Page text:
I am a shrimp lover. For the past 6 or 7 years I have made shrimp cocktail the same way. Peel the shrimp and start cooking in cold water until just done, then chill in cold water or an ice batch. The sauce is just ketchup (I prefer Hunts over Heinz in this application), prepared horseradish (in red jar) and lemon juice. Simple, delicious, relatively inexpensive and done in just 15 minutes.  Could Chris Kimball improve on my simple happiness? No. The added complexity, time and cost doesn’t significantly enhance the flavor. Worse, the cocktail sauce was a downgrade from the simple basic sauce that I’ve been making for years. The chili powder and cayenne seem out of place; I prefer the heat to come from adding more horseradish.

A fancy name for shrimp cocktail.

The recipe is here. This recipe added 25 minutes to prepare the shrimp broth, and the extra steps dirty a strainer and one more bowl. Also adding $3.50 in wine, plus a few dollars in herbs (1 spring of tarragon leaves and 5 coriander seeds) only leaves the slightest hint of flavor. Save your $5 for something more meaningful (like a second pound of shrimp!).

Overall: I give the shrimp 4 stars, and the cocktail sauce just 2 stars. (Average of 3-stars). Increasing the cost from $6 to $11 is completely unjustified, though. I will stick to my old recipe-less method.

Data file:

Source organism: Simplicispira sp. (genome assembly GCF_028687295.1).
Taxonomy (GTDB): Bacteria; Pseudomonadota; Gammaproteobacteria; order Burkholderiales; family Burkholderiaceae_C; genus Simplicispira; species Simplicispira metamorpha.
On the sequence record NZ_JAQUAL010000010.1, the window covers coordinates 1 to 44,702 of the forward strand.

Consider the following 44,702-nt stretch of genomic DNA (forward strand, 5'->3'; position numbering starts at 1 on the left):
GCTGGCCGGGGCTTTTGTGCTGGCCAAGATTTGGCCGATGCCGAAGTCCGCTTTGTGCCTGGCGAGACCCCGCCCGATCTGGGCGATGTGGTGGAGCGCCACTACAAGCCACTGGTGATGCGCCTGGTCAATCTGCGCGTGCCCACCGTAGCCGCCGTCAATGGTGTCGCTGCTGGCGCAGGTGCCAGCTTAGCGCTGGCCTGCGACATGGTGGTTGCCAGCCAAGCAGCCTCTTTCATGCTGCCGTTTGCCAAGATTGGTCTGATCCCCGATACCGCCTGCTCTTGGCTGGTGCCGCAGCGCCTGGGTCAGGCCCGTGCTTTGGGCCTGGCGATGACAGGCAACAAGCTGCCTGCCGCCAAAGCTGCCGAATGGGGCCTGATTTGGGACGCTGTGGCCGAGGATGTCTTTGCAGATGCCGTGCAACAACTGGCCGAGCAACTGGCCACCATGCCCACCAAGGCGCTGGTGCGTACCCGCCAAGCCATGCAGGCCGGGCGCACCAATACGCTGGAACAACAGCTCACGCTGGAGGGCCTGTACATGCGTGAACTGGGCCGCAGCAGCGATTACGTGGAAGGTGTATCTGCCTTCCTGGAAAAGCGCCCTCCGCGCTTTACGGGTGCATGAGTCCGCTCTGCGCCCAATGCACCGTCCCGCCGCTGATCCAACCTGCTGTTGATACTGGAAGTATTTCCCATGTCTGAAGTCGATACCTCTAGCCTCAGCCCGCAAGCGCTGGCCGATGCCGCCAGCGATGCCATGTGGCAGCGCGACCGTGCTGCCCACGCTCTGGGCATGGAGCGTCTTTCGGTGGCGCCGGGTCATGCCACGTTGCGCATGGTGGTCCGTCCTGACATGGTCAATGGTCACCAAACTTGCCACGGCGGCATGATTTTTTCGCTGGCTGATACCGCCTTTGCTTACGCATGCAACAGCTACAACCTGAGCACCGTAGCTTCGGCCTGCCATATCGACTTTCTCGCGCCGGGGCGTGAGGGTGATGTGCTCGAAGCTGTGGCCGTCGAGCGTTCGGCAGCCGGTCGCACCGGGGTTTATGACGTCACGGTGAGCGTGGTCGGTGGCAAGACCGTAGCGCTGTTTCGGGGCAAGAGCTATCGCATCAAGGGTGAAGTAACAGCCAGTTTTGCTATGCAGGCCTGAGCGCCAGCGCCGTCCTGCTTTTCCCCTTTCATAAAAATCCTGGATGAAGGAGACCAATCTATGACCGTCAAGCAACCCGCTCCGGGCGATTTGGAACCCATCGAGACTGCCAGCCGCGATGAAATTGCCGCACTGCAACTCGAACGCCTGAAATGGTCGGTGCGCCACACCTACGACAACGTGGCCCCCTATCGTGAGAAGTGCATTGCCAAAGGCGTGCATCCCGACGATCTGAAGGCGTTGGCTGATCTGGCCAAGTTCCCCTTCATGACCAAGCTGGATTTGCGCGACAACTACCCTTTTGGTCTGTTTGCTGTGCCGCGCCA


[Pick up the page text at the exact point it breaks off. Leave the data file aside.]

1. The cocktail sauce recipe yields way too much sauce; enough for at least 3 pounds of shrimp.
  2. I couldn’t find coriander seeds, so I skipped them. Now I’m glad I save the money.
  3. It seems wasteful to dilute 1 cup of white wine into 3 cups of water. Such a weak mixture doesn’t noticeably enhance the flavor, and I’d rather drink the wine.

Rating: 3-stars.
Cost: $11 for 1 pound of shrimp.
How much work? Low/Medium.
How big of a mess?  Medium.
Started: 5:00 PM.  Ready:  6:00 PM.

Barbecued Pulled Chicken

September 19, 2010

With the barbecuing days beginning to come to their seasonal end, I wanted a quicker, but still flavorful, barbecue. Chicken fits the bill perfectly. But obviously, the chicken will cook much to fast to make a 3-hour BBQ sauce. To accommodate the quicker pace, the onions are pureed in the food processor rather than slowly cooking them down. Also leg quarters are used because they are so much more moist and flavorful compared to breasts. Leaving the skin on during cooking also helped prevent them from drying out.

Not as flavorful as beef or pork, but ready in just 2-1/2 hours.